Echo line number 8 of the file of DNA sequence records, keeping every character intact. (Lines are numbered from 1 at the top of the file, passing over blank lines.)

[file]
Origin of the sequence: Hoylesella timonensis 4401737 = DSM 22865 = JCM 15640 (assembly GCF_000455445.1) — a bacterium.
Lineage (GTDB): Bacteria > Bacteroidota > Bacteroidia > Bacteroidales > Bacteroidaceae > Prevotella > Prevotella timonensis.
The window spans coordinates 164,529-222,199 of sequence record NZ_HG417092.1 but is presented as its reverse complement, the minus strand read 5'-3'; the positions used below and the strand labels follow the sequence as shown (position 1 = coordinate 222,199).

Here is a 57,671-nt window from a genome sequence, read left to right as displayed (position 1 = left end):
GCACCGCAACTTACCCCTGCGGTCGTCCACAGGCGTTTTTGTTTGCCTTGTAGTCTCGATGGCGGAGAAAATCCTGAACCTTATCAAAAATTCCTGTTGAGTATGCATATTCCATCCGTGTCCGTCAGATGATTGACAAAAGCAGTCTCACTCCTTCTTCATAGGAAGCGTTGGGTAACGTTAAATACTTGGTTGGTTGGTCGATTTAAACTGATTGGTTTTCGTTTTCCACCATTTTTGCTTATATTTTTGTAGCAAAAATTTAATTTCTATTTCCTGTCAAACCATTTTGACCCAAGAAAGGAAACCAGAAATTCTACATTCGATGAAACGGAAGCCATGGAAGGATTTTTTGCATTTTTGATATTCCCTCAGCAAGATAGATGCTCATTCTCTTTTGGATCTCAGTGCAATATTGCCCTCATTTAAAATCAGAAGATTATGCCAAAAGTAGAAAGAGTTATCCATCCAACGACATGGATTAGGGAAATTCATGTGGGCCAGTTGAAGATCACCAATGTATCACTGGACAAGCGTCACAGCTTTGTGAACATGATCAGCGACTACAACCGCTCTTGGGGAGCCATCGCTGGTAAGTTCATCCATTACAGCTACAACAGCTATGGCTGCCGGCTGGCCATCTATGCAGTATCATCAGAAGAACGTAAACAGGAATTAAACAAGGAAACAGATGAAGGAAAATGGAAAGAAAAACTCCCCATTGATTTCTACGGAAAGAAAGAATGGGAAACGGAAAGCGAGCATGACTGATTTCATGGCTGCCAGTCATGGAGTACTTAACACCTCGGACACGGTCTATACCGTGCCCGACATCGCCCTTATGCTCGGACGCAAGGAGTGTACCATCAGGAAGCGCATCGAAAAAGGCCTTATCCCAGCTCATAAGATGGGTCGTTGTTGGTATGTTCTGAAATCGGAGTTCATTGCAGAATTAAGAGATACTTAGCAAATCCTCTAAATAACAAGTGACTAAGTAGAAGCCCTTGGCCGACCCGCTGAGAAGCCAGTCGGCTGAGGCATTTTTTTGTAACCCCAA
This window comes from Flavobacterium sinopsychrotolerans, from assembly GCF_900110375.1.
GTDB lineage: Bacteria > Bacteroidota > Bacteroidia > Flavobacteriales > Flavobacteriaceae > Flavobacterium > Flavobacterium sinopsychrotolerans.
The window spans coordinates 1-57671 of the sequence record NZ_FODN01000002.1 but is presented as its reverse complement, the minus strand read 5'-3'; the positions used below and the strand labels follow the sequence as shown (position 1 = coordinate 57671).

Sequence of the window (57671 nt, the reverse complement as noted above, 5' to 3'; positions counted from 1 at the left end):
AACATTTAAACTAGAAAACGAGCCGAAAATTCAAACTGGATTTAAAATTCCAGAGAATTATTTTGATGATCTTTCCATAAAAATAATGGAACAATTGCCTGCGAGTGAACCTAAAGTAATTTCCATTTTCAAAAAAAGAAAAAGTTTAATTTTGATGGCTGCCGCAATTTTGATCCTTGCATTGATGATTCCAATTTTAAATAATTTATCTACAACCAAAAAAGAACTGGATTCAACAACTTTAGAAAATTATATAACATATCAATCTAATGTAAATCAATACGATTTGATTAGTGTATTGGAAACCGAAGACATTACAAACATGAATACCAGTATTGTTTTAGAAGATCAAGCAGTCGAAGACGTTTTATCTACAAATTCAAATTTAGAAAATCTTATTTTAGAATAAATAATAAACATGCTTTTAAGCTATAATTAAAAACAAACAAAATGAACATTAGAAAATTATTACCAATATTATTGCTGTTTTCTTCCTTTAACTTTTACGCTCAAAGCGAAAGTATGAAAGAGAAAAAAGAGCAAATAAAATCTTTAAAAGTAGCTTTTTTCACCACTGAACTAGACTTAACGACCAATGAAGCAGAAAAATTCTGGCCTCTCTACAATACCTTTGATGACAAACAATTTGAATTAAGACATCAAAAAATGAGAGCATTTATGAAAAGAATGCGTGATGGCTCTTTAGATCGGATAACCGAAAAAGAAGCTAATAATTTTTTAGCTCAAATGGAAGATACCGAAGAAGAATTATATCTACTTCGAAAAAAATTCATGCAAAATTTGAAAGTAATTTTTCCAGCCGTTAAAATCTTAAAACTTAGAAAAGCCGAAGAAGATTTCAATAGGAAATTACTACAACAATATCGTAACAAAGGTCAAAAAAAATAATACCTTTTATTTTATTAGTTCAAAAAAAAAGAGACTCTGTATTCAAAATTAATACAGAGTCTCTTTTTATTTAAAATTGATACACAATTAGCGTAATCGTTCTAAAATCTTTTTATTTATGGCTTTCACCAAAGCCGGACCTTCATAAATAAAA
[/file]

The window spans coordinates 1-57671 of the sequence record NZ_FODN01000002.1 but is presented as its reverse complement, the minus strand read 5'-3'; the positions used below and the strand labels follow the sequence as shown (position 1 = coordinate 57671).